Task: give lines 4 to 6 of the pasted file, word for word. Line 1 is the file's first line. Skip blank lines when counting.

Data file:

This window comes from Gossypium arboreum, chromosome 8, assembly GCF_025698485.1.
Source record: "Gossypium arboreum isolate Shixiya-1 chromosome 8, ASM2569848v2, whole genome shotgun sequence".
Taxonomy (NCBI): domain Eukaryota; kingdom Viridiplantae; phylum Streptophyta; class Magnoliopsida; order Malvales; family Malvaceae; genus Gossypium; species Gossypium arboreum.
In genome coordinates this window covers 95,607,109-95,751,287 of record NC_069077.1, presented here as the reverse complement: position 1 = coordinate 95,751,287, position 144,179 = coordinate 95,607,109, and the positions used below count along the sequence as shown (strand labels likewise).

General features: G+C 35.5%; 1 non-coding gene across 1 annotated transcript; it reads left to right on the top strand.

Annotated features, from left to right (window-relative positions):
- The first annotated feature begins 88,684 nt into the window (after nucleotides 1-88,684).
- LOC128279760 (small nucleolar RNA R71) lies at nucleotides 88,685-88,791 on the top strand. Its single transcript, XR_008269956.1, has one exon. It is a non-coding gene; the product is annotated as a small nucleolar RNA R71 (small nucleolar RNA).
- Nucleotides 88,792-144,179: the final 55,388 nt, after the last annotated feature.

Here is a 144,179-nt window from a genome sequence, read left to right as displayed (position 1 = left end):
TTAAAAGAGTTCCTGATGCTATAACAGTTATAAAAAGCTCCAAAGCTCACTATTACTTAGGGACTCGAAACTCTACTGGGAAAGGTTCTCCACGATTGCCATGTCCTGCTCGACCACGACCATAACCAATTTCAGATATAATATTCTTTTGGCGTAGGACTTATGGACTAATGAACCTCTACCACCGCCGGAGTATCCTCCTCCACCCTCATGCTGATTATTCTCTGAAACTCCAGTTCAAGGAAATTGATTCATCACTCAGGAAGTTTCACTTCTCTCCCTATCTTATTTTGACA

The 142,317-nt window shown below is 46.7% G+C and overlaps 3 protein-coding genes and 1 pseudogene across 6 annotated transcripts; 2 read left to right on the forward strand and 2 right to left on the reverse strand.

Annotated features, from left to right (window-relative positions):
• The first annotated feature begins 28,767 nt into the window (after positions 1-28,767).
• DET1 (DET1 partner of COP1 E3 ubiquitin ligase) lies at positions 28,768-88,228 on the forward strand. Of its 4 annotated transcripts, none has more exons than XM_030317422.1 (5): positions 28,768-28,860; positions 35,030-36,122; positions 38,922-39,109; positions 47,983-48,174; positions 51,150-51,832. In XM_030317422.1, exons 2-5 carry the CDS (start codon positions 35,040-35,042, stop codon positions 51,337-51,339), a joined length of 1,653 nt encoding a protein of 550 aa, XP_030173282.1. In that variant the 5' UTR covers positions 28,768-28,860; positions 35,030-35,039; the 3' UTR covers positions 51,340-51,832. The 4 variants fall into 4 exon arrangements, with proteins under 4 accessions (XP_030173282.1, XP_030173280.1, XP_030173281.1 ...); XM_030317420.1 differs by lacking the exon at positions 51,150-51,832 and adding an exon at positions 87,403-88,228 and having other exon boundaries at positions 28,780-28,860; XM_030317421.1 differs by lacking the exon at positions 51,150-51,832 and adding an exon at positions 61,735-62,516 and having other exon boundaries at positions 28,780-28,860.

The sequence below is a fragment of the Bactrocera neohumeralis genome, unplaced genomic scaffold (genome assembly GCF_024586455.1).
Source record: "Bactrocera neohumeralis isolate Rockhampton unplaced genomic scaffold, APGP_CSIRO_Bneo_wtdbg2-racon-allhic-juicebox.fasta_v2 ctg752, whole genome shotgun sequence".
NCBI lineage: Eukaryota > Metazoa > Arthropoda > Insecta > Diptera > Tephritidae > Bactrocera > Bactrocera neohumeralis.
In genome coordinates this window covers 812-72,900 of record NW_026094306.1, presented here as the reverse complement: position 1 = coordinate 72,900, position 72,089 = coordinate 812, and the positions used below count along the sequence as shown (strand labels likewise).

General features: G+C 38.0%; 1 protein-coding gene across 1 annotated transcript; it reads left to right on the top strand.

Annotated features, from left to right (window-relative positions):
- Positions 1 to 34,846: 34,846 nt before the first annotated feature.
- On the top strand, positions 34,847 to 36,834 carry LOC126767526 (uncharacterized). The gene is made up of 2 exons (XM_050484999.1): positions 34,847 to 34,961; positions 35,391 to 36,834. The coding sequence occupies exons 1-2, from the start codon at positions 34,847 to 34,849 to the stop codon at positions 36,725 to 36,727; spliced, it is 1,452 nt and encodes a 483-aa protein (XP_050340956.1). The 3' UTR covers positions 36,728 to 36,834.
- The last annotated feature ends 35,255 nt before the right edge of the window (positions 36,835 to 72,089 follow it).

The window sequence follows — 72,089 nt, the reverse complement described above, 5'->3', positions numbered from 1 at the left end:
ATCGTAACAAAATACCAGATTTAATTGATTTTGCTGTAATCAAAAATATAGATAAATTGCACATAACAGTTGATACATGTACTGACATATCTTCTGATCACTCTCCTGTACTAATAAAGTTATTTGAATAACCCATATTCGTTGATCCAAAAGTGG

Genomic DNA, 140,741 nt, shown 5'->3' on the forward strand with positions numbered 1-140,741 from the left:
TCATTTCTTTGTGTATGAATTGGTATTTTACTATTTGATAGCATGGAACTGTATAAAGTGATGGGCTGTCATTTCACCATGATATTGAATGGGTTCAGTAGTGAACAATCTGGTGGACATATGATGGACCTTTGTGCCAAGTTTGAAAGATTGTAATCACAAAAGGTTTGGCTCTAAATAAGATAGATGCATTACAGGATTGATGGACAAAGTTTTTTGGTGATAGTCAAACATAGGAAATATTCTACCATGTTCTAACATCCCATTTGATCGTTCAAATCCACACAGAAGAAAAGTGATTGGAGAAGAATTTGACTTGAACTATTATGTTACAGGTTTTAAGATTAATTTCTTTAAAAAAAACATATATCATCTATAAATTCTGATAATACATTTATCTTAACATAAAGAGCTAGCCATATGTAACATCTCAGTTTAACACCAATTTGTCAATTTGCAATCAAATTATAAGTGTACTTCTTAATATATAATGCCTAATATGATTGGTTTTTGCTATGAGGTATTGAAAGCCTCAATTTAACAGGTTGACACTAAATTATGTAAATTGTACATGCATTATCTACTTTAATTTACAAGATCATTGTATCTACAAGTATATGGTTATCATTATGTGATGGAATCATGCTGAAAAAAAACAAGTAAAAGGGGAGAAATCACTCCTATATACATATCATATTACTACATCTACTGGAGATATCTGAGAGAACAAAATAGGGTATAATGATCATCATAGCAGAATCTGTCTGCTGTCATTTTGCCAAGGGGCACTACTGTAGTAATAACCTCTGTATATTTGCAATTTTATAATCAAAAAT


In genome coordinates this window covers 95,607,109-95,751,287 of record NC_069077.1, presented here as the reverse complement: position 1 = coordinate 95,751,287, position 144,179 = coordinate 95,607,109, and the positions used below count along the sequence as shown (strand labels likewise).

General features: G+C 35.5%; 1 non-coding gene across 1 annotated transcript; it reads left to right on the top strand.

Annotated features, from left to right (window-relative positions):